When the tree was destroyed and the pit of hate sucked dry by Slepnir’s snort, a whinnying Slepnir puts its head down after pawing the ground with its hoof.

Its blue eyes stared at the Japanese Emperor as it neighs for him to ride its neck to the highest mountain peak somewhere. And so The Japanese Emperor took Slepnir by its mane and the journey to the high mountain begins.

They rode west of the Eurasian Steppes and other environments before they climb up the mountain range with the intention being to climb its highest peak which is obscured by clouds.

When they reach the mountain cave leading up the gods’ statues, Slepnir snorts and neighs for the Emperor to climb up the steps and go inside, so he does, just as it sank into the clouds.

The Forging of the Magic Sword

The Emperor walk through a dark hallway illuminated only by moonlight when he stumbled upon three giant statues of three gods, but they not of Japanese origins, but rather the same gods that we saw in Part One (Samurai Jack Episode 37), Odin (Norse), Rama (Hindu), and Ra (Egyptian).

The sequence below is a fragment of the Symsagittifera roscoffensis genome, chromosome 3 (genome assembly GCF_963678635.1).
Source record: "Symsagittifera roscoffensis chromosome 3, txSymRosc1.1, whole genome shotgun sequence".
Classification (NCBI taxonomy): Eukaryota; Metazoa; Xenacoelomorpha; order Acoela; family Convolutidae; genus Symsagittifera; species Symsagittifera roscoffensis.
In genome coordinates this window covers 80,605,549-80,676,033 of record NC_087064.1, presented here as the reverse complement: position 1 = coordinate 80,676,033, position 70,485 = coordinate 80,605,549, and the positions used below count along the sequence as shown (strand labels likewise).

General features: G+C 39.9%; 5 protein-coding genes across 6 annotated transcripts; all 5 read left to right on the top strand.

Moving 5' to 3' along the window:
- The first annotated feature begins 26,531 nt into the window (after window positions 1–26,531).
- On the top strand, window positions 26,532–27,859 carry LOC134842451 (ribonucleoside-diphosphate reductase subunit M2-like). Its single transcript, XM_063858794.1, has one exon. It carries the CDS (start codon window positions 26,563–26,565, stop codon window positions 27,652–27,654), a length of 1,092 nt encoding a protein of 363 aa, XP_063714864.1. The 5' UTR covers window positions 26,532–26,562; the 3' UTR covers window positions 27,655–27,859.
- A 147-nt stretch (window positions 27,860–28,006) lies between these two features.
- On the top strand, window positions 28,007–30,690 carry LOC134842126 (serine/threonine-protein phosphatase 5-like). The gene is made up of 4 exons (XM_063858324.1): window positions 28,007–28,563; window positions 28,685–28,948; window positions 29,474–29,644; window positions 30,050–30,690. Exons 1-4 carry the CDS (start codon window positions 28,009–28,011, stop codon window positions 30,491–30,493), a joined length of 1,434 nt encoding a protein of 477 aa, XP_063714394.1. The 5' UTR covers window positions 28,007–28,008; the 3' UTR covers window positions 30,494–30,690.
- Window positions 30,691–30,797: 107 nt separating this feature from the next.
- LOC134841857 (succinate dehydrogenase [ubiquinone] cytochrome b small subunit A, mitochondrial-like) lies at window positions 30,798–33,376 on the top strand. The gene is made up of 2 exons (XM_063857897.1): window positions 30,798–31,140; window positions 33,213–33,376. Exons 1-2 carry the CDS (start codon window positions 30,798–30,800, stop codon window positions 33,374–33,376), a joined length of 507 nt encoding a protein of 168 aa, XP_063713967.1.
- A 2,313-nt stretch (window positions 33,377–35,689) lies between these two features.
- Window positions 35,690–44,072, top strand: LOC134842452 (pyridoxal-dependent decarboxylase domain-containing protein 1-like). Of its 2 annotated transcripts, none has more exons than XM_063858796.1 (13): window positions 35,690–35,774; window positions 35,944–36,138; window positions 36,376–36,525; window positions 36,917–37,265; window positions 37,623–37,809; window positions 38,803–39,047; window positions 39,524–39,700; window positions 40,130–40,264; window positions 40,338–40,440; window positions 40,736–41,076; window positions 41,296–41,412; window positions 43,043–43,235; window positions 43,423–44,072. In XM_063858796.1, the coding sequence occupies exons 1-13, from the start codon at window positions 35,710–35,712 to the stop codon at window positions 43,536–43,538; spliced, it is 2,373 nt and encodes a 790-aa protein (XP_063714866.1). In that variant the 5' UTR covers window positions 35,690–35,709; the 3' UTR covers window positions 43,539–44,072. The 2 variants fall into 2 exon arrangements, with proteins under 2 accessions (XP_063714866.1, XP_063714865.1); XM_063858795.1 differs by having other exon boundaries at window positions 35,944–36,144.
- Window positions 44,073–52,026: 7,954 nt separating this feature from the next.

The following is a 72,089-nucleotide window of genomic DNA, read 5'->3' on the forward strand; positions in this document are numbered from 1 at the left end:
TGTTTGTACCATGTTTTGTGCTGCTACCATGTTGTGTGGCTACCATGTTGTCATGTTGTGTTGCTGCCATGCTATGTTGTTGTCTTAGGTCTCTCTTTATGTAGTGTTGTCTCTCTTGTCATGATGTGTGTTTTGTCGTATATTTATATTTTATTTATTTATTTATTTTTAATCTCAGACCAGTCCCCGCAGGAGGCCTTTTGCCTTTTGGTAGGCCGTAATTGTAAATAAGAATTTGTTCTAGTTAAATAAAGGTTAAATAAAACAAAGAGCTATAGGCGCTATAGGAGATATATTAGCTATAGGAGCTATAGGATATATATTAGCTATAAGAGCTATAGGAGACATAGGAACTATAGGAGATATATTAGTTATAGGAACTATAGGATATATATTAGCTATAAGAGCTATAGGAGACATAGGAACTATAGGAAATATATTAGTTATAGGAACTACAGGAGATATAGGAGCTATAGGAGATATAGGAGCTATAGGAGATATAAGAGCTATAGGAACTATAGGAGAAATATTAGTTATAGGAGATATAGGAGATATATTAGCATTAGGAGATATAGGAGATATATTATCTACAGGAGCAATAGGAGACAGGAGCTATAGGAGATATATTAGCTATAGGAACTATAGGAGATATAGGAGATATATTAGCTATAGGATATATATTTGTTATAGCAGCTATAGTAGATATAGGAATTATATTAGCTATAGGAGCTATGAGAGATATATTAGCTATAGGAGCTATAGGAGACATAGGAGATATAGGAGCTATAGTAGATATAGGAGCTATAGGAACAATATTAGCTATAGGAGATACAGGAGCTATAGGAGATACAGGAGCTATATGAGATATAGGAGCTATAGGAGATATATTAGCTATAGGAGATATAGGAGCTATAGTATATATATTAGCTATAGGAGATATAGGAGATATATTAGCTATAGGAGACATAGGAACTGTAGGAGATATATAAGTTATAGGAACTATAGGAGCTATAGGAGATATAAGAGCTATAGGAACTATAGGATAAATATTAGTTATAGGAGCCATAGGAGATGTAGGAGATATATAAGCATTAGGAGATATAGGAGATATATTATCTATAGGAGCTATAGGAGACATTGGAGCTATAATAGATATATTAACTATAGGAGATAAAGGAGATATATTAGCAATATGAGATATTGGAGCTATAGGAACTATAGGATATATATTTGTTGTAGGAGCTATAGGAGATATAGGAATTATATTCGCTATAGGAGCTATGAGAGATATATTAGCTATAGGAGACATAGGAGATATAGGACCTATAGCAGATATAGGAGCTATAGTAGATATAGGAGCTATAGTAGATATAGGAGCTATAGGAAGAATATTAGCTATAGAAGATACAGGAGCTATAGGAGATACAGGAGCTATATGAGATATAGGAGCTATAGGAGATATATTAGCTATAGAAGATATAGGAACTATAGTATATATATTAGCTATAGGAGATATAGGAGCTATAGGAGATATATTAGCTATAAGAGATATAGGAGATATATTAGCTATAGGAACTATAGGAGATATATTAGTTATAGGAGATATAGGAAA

The Japanese Emperor continues on his way when suddenly he stumbled upon three Buddhist Monks who were all gifted with mystical powers.

Boy, don’t you believe it?

And when the three monks opened their weird eyes, before long, the Japanese Emperor found himself on the cosmos with the three gods Odin, Rama and Ra.

Their mouths didn’t move when they speak…they only speak to the Emperor rather telepathically.

Odin: You…have been chosen. A force of ultimate evil has resurrected itself on thy world.

Ra: This evil must be destroyed.

Rama: Only through the strength and power of the human spirit, and through the virtue of human righteousness shall this evil be vanquished.

Then they zapped their blue lasers from their eyes in order to extract what Rama described “the strength and power of the Human Spirit” from the Japanese Emperor’s blackened body.

Then the monks readied their hammers...

And when the gods gave them the signal, they hammered the strength and power of the human spirit (represent by bright white ball of shining light) with their hammers to forge the Emperor some enchanted Japanese katana sword with great magic.

As they hammered through the human spirit, something shaped like a Japanese katana or samurai sword appears beneath the service.

And after the monks give it one final blow from their hammers...